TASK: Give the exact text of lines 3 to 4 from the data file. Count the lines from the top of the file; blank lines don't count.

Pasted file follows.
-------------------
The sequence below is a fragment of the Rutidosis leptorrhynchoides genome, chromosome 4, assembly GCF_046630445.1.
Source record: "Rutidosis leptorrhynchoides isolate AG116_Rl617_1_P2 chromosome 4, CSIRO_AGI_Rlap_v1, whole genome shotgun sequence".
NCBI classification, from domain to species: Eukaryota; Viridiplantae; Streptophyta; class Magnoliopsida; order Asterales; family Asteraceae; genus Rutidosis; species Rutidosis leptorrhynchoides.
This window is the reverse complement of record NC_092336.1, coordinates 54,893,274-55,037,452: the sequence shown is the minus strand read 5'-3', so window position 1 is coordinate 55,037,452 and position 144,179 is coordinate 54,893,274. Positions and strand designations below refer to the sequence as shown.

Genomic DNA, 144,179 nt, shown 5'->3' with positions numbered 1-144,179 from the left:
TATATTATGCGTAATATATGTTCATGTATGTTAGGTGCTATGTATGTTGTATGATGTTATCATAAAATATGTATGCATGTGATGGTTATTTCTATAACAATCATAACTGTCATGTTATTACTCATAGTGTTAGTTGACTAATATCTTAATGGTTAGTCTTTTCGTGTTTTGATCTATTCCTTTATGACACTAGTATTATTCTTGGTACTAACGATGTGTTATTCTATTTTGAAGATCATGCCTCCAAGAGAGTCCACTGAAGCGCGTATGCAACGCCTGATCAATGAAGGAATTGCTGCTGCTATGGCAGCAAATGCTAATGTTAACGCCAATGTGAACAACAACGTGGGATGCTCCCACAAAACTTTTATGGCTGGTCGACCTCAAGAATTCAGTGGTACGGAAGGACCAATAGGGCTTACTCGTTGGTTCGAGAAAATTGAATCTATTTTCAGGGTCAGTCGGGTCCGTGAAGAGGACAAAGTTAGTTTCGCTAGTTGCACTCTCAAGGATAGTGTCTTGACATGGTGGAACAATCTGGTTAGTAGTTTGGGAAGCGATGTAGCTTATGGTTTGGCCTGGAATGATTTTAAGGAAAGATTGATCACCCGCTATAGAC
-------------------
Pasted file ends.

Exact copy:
NCBI classification, from domain to species: Eukaryota; Viridiplantae; Streptophyta; class Magnoliopsida; order Asterales; family Asteraceae; genus Rutidosis; species Rutidosis leptorrhynchoides.
This window is the reverse complement of record NC_092336.1, coordinates 54,893,274-55,037,452: the sequence shown is the minus strand read 5'-3', so window position 1 is coordinate 55,037,452 and position 144,179 is coordinate 54,893,274. Positions and strand designations below refer to the sequence as shown.